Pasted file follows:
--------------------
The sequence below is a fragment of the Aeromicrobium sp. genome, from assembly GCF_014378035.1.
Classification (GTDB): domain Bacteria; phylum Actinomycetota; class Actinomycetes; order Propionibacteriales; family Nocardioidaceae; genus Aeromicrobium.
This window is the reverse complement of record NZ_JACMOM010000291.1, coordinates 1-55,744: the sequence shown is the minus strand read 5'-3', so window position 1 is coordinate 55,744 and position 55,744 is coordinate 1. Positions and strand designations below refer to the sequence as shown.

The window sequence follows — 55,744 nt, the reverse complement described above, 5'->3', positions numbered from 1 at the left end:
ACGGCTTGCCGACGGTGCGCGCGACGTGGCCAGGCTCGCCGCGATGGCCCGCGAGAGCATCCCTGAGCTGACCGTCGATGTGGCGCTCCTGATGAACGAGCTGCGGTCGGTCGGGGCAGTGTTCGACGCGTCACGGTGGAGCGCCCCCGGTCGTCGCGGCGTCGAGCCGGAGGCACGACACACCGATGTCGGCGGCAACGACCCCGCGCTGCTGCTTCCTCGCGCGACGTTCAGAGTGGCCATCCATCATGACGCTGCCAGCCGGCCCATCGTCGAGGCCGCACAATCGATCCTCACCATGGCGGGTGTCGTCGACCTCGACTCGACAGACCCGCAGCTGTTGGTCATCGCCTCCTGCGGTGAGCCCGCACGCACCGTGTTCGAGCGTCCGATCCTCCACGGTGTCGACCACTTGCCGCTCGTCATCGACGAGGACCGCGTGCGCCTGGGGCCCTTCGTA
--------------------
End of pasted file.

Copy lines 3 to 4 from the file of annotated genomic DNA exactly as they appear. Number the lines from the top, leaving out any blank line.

This window is the reverse complement of record NZ_JACMOM010000291.1, coordinates 1-55,744: the sequence shown is the minus strand read 5'-3', so window position 1 is coordinate 55,744 and position 55,744 is coordinate 1. Positions and strand designations below refer to the sequence as shown.

The window sequence follows — 55,744 nt, the reverse complement described above, 5'->3', positions numbered from 1 at the left end: